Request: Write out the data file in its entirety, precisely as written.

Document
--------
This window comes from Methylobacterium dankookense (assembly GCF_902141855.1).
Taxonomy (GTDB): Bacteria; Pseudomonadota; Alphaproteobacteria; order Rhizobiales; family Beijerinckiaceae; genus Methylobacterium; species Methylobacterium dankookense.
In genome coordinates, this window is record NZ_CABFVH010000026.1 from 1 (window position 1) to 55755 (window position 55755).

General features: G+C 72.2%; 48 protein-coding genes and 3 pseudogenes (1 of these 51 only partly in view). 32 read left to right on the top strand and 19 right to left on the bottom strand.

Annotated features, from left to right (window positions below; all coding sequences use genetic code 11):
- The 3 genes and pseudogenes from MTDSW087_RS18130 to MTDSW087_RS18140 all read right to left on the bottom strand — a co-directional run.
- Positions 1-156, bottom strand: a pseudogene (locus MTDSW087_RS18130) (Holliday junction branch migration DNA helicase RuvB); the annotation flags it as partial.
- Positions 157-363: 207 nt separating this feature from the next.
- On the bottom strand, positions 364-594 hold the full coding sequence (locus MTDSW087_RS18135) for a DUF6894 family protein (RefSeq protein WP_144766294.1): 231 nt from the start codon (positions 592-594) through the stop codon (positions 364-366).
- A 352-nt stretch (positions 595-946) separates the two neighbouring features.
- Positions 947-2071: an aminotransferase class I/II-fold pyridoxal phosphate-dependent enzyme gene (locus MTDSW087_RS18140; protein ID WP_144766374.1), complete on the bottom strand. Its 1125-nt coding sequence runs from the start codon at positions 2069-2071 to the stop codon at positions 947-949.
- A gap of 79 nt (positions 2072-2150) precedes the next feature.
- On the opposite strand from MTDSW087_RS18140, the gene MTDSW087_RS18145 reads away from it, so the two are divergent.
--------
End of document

This window comes from Methylobacterium dankookense (assembly GCF_902141855.1).
Taxonomy (GTDB): Bacteria; Pseudomonadota; Alphaproteobacteria; order Rhizobiales; family Beijerinckiaceae; genus Methylobacterium; species Methylobacterium dankookense.
In genome coordinates, this window is record NZ_CABFVH010000026.1 from 1 (window position 1) to 55755 (window position 55755).

General features: G+C 72.2%; 48 protein-coding genes and 3 pseudogenes (1 of these 51 only partly in view). 32 read left to right on the top strand and 19 right to left on the bottom strand.

Annotated features, from left to right (window positions below; all coding sequences use genetic code 11):
- The 3 genes and pseudogenes from MTDSW087_RS18130 to MTDSW087_RS18140 all read right to left on the bottom strand — a co-directional run.
- Positions 1-156, bottom strand: a pseudogene (locus MTDSW087_RS18130) (Holliday junction branch migration DNA helicase RuvB); the annotation flags it as partial.
- Positions 157-363: 207 nt separating this feature from the next.
- On the bottom strand, positions 364-594 hold the full coding sequence (locus MTDSW087_RS18135) for a DUF6894 family protein (RefSeq protein WP_144766294.1): 231 nt from the start codon (positions 592-594) through the stop codon (positions 364-366).
- A 352-nt stretch (positions 595-946) separates the two neighbouring features.
- Positions 947-2071: an aminotransferase class I/II-fold pyridoxal phosphate-dependent enzyme gene (locus MTDSW087_RS18140; protein ID WP_144766374.1), complete on the bottom strand. Its 1125-nt coding sequence runs from the start codon at positions 2069-2071 to the stop codon at positions 947-949.
- A gap of 79 nt (positions 2072-2150) precedes the next feature.
- On the opposite strand from MTDSW087_RS18140, the gene MTDSW087_RS18145 reads away from it, so the two are divergent.